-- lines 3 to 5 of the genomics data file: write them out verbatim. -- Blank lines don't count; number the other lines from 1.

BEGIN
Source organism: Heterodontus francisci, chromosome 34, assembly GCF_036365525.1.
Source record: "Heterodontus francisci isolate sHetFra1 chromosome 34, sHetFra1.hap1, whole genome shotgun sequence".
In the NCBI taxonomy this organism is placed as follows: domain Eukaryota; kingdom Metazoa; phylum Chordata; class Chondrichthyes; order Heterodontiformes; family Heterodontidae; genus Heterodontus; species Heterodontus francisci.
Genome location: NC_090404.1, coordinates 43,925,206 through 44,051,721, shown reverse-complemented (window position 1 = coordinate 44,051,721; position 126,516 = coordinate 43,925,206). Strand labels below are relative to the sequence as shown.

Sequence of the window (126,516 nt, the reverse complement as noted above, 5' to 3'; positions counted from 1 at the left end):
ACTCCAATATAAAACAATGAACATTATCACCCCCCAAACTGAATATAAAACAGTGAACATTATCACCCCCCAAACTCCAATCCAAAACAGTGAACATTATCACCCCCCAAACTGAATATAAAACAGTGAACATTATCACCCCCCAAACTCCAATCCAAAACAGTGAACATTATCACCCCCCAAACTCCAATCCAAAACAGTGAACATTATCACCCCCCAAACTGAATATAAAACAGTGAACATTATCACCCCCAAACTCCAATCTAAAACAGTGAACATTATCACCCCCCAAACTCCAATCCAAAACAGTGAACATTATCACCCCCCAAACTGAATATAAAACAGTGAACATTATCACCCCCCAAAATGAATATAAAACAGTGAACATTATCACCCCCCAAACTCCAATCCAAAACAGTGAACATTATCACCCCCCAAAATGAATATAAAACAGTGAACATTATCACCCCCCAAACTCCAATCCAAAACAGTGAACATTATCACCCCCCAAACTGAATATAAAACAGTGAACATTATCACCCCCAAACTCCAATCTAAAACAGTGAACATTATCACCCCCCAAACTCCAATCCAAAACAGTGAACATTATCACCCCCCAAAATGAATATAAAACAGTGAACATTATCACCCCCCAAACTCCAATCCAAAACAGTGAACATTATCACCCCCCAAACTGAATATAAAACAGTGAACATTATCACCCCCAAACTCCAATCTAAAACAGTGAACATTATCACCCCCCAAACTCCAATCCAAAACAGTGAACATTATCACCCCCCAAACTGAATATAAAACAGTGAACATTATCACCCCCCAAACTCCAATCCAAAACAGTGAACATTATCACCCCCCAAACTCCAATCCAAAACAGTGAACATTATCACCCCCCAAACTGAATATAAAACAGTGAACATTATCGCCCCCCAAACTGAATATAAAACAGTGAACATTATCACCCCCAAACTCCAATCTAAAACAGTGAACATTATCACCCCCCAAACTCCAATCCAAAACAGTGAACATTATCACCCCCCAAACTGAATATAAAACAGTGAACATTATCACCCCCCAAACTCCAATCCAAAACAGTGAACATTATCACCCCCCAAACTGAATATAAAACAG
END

In the NCBI taxonomy this organism is placed as follows: domain Eukaryota; kingdom Metazoa; phylum Chordata; class Chondrichthyes; order Heterodontiformes; family Heterodontidae; genus Heterodontus; species Heterodontus francisci.
Genome location: NC_090404.1, coordinates 43,925,206 through 44,051,721, shown reverse-complemented (window position 1 = coordinate 44,051,721; position 126,516 = coordinate 43,925,206). Strand labels below are relative to the sequence as shown.

Sequence of the window (126,516 nt, the reverse complement as noted above, 5' to 3'; positions counted from 1 at the left end):